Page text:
That weekend, a particularly vicious and long ice storm swept through the state of Maine, endangering roads, weighing down tree branches, and knocking out power lines. When the power had gone out the previous night, we had spent hours in the dark because my grandfather hadn’t updated the batteries in his flashlights for a decade or two and forbade us to light candles for fear that his oxygen tank might explode. Selfish, really. For what in retrospect were unjustified reasons, our trip quickly became my personal hell.
IIA Phase I: Quiet Rage. Once rudely awoken from my all-too-brief sleep on a barely-there air mattress by the sounds of pots clanging and Matt Lauer’s voice amplified by my grandfather’s strict policy of only operating televisions on full-volume, I showered, changed, and headed outside to angrily chip the ice off of my car windows. Seething and muttering under my breath, I chipped, slipped, slid, and, naturally, cursed the freezing rain. Fifteen minutes later, with my work complete, I reentered the house disgruntled and huffing and puffing like a bull shooting steam out its nostrils. Deciding that we would need a trip to Walmart to purchase a new windshield wiper blade to replace the one that had broken off on our drive up, my mother and I braved the roads. Having known about my serious IIA affliction since childhood, she quickly identified the warning signs of Phase I: heavy brow, steely silence, and an occasionally cocked eyebrow. She enjoyed a silent ten-minute ride observing the slick wintery scene rush by while I shot angry, red-hot laser beams out of my eyes at anything that moved.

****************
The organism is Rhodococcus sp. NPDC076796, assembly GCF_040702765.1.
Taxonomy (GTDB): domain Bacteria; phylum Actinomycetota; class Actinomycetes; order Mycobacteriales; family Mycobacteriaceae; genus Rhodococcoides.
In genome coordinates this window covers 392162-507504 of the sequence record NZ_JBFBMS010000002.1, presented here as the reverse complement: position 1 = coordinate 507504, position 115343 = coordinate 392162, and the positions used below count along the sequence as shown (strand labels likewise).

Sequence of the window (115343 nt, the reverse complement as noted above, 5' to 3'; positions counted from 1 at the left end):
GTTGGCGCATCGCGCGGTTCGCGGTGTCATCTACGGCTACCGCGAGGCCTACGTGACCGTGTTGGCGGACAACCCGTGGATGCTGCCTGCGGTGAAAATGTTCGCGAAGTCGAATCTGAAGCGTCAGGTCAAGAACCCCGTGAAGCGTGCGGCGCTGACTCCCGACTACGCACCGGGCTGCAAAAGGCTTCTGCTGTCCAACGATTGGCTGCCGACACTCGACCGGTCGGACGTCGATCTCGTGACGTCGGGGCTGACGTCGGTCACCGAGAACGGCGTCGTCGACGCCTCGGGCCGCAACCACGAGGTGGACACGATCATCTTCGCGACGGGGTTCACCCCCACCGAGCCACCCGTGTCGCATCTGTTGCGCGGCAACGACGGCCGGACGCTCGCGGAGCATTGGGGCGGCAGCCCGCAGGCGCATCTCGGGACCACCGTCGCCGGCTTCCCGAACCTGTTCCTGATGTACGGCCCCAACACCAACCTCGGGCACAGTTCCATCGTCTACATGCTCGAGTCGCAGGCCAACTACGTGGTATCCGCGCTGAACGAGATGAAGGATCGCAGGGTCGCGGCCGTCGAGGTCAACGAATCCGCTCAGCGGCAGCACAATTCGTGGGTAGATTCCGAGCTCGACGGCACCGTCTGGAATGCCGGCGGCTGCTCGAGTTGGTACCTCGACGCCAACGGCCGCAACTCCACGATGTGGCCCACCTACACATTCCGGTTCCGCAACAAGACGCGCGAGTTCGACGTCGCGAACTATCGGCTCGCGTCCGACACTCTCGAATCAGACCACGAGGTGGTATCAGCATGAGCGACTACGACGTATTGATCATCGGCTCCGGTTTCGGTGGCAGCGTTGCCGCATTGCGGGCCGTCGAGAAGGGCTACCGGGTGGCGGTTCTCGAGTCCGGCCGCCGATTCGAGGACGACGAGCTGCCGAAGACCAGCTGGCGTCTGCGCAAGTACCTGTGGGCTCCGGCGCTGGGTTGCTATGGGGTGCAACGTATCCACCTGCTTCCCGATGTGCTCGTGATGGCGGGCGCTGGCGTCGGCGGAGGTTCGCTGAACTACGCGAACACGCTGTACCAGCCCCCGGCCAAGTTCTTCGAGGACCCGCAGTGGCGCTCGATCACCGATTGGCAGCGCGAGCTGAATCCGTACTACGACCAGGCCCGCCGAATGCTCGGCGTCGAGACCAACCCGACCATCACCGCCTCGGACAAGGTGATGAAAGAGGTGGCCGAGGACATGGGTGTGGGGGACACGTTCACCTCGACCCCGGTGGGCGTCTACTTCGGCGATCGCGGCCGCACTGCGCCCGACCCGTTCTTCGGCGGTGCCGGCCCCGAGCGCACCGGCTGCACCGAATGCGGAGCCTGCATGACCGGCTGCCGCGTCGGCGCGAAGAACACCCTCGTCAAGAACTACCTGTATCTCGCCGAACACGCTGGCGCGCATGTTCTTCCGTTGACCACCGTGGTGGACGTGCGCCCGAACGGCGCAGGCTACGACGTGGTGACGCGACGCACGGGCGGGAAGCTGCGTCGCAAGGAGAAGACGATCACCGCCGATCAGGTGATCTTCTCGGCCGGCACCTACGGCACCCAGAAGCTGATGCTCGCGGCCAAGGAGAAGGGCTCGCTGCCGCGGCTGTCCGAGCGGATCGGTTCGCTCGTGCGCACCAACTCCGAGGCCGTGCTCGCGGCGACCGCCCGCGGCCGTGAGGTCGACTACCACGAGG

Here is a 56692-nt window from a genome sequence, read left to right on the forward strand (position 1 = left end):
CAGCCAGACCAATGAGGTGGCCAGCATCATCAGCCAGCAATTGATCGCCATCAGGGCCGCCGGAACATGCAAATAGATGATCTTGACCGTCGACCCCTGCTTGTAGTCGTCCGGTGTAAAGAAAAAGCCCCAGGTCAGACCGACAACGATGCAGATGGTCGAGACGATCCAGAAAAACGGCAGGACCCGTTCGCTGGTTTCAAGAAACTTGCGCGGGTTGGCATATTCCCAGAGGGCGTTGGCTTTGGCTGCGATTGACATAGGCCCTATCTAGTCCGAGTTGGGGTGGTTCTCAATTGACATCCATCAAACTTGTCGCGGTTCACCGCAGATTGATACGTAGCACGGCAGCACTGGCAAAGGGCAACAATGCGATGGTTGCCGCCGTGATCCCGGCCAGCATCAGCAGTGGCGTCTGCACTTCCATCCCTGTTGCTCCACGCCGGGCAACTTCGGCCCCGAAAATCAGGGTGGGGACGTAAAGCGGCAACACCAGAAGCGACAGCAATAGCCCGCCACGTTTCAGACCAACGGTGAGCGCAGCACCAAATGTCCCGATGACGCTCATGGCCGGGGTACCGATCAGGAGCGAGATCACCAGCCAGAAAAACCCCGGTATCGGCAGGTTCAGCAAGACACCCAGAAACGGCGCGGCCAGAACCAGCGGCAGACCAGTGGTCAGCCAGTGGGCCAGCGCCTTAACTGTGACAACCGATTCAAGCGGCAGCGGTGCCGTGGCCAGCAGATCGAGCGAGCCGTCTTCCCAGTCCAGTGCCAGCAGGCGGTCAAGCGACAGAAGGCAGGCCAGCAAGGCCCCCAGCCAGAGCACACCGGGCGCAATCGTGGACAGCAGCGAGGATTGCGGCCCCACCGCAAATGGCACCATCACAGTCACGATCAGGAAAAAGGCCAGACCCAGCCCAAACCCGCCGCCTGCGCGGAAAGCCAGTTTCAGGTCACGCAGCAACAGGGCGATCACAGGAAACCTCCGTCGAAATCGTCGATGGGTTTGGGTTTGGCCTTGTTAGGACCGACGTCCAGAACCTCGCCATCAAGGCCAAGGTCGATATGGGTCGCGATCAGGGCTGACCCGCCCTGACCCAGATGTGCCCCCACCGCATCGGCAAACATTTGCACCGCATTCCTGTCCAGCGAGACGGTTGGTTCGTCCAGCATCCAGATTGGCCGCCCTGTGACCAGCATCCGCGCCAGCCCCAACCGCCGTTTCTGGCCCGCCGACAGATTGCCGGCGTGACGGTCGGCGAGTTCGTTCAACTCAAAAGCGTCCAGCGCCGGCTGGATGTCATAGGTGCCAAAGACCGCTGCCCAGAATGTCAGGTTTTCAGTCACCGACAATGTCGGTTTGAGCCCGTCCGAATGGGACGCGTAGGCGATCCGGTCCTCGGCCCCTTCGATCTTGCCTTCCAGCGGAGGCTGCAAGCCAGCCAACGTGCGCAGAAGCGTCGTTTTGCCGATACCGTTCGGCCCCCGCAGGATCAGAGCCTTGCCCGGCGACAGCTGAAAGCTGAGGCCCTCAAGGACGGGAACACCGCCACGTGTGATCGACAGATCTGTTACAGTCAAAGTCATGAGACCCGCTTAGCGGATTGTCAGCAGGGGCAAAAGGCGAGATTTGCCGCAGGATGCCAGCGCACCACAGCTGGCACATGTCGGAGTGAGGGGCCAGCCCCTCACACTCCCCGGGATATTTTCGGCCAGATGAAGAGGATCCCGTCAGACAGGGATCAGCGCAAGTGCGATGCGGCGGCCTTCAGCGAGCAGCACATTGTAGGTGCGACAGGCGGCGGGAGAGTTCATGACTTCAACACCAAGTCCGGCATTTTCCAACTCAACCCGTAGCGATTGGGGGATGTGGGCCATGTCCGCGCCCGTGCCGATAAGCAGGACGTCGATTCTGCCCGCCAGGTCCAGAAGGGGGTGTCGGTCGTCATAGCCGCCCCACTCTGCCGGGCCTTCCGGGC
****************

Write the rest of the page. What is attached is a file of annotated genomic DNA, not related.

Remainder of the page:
Seething, the first stage of IIA gave way to the second: deep-seated hatred for strangers and loved ones alike. Stricken with Phase II of IIA, I liken myself to the basilisk monster from Harry Potter, believing that anyone who meets my gaze will be simply too petrified to continue living. In reality, though, I just looked like a constipated grump trying to silently squeeze out a fart. When Phase II commences in public, people part like the Red Sea. This gives me a false sense of confidence that I’m walking with a vengeance fiercer than the flames of Hell when, back on Earth, everyone is really just darting left and right in order to distance themselves far enough away to avoid the burst of flatulence that they believe is coming.